Affidavit of Support Term used to describe two USCIS forms that have the purpose of pledging financial support to the foreign national. Form I-864 is used in FB green card cases and those EB cases in which the company is owned by the beneficiary’s relative. For other situations, Form I-134 is used; e.g. for the derivative spouse in an EB case or for a visitor visa applicant.


Allied Health Care Professional (AHCP) Term used for the class of health care workers subject to the requirement of VisaScreen Certification. The USCIS, in consultation with the Department of Health and Human Services, has designated seven categories of such health care workers: nurses; physical therapists; occupational therapists; speech language pathologists & audiologists; medical technologists (also known as clinical laboratory scientists); medical technicians (also known as clinical laboratory technicians) and physician assistants.


Amnesty A relatively generous program to forgive a violation of law, in general legal terms. For example, tax amnesties enable persons who have failed to pay taxes to come forward and pay back taxes without penalty. In the immigration context, most resembling amnesty has been the 1986 legalization program. People qualified based upon specific eligibility criteria, including having been present in the U.S. as of a certain date. Note: Some opponents of immigration, have incorrectly characterized 245(i) as an amnesty. However, 245(i) does not protect one from removal. Instead, it provides an opportunity to cure a status problem after-the-fact. It requires one complete the usual, employment-based or family-based green card process. Conversely, an amnesty would only involve an application from the individual, similar to the legalization program.


Appeal The official process of requesting one’s case be reviewed again if the application or petition is denied. An appeal may be of either an administrative or judicial decision. However, some administrative decisions are not eligible for appeal, although it may be possible to file a Motion to Reconsider or Motion to Reopen.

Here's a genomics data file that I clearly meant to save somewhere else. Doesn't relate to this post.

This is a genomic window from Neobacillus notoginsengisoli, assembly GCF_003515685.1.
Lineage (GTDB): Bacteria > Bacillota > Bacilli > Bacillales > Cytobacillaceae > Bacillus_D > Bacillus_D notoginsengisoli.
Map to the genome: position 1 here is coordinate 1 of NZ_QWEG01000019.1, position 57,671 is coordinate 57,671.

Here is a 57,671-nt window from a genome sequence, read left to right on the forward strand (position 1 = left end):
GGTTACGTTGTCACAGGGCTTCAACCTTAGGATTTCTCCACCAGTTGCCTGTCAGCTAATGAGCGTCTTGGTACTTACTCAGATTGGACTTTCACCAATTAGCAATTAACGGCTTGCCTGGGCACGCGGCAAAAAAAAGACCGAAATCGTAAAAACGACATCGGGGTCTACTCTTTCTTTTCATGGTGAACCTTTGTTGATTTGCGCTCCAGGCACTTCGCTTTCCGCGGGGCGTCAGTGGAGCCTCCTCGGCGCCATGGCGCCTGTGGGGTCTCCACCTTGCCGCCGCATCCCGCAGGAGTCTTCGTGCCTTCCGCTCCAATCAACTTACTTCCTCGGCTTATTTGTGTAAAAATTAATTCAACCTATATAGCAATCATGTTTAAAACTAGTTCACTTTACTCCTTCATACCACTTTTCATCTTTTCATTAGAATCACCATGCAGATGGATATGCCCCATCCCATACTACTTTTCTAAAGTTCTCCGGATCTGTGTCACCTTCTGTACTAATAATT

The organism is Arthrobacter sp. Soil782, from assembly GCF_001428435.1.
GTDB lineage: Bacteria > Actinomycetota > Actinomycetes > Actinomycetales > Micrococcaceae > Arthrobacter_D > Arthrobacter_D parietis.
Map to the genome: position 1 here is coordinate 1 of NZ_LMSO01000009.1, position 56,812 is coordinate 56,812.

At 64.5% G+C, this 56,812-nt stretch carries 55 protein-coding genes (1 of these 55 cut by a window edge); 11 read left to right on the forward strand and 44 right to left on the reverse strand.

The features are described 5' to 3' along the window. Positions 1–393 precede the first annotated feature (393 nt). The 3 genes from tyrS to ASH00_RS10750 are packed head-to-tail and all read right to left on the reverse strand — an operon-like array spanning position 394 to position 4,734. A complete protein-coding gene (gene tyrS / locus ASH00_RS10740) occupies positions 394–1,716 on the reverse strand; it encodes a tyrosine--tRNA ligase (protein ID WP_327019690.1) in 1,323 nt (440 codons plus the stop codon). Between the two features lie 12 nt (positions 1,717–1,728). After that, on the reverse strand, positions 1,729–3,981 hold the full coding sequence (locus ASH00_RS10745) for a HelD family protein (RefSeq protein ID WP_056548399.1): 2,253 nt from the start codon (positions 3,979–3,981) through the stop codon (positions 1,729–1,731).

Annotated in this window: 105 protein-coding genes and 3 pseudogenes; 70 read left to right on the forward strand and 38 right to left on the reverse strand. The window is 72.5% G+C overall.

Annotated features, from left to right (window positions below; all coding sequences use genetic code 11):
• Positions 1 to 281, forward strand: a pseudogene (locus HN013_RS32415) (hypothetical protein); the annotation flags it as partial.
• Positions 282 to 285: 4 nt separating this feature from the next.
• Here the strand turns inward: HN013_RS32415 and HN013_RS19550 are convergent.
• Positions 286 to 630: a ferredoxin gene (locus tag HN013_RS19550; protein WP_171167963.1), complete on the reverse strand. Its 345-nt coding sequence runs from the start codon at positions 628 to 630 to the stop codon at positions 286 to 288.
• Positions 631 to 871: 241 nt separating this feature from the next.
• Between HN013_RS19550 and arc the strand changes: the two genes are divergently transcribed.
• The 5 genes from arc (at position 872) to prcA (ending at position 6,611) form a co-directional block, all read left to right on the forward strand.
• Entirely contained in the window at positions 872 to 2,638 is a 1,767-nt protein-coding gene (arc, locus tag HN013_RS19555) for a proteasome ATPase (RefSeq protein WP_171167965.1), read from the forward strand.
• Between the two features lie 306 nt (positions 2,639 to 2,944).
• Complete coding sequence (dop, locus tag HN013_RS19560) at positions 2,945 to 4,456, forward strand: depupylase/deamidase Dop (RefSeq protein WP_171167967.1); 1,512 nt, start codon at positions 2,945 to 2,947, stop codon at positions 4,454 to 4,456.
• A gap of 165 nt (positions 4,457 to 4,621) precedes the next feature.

Application The paperwork itself or the act of submitting the formal request filed by a person on his or her own behalf. In contrast, a petition is filed by a person or a company on behalf of someone else.


Asylum A safe haven provided for one who cannot return to the home country because of a “well-founded fear of persecution” based upon race, religion, ethnicity, political opinion, or membership to a particular social group. While it is not permanent residency, a person who is granted asylum may be able to file for adjustment of status after one year. The asylum application process is complex, and there are time limits for applying.


Beneficiary One for whom a petition is filed. A beneficiary can either be the principal (direct) beneficiary, or a derivative (dependent of the principal).


BCIS Renamed the USCIS. See U.S. Citizenship and Immigration Services.


Bureau of Citizenship and Immigration Services (CIS) Government agency later renamed the U.S. Citizenship and Immigration Services (USCIS), which falls under the U.S. Department of Homeland Security. USCIS is responsible for determining eligibility for immigration benefits inside the United States.